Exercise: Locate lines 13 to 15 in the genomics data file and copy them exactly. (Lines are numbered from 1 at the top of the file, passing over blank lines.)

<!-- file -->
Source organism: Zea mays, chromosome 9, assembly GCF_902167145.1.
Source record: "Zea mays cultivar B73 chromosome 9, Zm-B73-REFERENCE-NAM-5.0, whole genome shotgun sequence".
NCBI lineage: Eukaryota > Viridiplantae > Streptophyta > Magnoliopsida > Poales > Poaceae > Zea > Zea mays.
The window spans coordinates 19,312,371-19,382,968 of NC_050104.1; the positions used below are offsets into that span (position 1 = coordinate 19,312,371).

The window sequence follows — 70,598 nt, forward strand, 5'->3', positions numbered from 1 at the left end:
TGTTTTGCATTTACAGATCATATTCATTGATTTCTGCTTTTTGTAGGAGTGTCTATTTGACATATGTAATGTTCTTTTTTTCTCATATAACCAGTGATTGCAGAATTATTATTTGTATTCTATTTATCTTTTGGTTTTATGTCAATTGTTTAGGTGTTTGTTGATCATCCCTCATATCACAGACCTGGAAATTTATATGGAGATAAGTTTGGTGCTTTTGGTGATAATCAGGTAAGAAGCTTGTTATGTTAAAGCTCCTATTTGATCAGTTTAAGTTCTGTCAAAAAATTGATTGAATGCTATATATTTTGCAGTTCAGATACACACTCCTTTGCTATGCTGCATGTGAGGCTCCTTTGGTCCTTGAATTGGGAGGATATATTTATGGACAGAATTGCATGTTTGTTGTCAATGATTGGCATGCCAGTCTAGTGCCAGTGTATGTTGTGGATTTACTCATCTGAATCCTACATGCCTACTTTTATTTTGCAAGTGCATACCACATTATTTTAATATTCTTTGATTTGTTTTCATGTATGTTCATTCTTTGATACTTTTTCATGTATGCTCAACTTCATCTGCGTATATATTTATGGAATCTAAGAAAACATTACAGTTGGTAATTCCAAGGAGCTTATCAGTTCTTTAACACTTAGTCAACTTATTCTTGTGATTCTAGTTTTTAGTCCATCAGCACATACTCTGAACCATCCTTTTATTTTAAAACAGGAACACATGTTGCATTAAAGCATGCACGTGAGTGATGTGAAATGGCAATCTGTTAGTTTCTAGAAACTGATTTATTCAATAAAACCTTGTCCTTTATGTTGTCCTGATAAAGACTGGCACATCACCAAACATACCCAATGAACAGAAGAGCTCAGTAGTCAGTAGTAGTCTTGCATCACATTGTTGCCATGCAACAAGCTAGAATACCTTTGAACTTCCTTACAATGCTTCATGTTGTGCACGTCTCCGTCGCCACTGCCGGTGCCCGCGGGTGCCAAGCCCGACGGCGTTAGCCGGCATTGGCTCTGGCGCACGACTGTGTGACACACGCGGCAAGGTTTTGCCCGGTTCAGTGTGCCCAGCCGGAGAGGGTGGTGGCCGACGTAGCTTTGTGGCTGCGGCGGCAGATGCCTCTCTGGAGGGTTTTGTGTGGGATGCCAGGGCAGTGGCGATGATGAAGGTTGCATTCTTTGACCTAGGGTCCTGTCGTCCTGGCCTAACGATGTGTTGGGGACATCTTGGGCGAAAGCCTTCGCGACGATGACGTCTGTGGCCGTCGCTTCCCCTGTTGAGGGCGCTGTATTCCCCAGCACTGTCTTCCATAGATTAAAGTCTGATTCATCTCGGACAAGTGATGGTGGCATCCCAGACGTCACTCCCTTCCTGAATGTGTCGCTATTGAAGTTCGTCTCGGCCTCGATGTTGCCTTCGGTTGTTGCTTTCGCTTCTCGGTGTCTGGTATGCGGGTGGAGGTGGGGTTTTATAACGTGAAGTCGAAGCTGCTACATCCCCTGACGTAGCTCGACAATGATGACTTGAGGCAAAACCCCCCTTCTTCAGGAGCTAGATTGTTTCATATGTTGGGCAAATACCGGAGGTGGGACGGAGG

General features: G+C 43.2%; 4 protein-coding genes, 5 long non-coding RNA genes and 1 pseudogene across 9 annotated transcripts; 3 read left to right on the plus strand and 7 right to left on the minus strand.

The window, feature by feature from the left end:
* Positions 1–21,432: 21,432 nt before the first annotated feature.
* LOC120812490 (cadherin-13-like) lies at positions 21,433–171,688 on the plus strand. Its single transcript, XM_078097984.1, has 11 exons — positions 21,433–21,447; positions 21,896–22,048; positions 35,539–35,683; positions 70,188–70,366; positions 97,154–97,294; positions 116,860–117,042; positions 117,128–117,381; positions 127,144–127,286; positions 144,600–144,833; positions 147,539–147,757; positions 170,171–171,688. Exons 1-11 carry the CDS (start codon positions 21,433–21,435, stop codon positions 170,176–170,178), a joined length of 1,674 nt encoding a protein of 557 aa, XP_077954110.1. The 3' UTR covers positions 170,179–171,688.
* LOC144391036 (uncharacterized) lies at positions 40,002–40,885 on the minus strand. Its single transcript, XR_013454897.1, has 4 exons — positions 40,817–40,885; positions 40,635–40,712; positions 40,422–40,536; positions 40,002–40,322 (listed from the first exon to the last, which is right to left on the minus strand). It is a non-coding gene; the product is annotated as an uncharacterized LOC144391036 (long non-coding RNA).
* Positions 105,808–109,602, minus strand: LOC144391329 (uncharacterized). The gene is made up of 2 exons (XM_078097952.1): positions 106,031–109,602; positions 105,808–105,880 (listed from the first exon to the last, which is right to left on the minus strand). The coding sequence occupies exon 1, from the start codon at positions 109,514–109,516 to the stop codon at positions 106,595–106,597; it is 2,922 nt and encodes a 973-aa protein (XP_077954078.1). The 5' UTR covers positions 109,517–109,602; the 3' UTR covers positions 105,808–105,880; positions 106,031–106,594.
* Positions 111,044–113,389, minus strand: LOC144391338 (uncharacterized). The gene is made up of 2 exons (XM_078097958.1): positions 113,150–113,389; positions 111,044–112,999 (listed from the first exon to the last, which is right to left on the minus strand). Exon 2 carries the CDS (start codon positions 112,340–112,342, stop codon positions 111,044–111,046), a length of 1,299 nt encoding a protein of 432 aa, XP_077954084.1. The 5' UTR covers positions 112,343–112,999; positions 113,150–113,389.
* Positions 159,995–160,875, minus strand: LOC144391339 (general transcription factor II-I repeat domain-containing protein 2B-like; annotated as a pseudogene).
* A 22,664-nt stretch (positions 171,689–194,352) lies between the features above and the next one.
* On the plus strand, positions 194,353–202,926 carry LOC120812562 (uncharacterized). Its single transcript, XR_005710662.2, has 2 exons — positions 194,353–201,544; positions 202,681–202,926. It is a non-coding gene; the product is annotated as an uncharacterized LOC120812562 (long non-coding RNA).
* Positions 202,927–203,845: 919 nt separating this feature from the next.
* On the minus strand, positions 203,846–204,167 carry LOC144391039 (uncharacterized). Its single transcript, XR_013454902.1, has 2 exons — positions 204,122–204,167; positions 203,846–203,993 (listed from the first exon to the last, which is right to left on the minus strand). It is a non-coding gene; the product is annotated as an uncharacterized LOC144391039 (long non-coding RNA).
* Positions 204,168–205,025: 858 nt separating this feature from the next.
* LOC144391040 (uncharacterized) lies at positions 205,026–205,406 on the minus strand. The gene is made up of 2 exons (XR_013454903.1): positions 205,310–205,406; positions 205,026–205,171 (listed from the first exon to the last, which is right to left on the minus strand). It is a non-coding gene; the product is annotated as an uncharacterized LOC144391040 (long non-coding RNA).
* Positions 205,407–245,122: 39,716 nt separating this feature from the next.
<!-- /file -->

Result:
* Positions 111,044–113,389, minus strand: LOC144391338 (uncharacterized). The gene is made up of 2 exons (XM_078097958.1): positions 113,150–113,389; positions 111,044–112,999 (listed from the first exon to the last, which is right to left on the minus strand). Exon 2 carries the CDS (start codon positions 112,340–112,342, stop codon positions 111,044–111,046), a length of 1,299 nt encoding a protein of 432 aa, XP_077954084.1. The 5' UTR covers positions 112,343–112,999; positions 113,150–113,389.
* Positions 159,995–160,875, minus strand: LOC144391339 (general transcription factor II-I repeat domain-containing protein 2B-like; annotated as a pseudogene).
* A 22,664-nt stretch (positions 171,689–194,352) lies between the features above and the next one.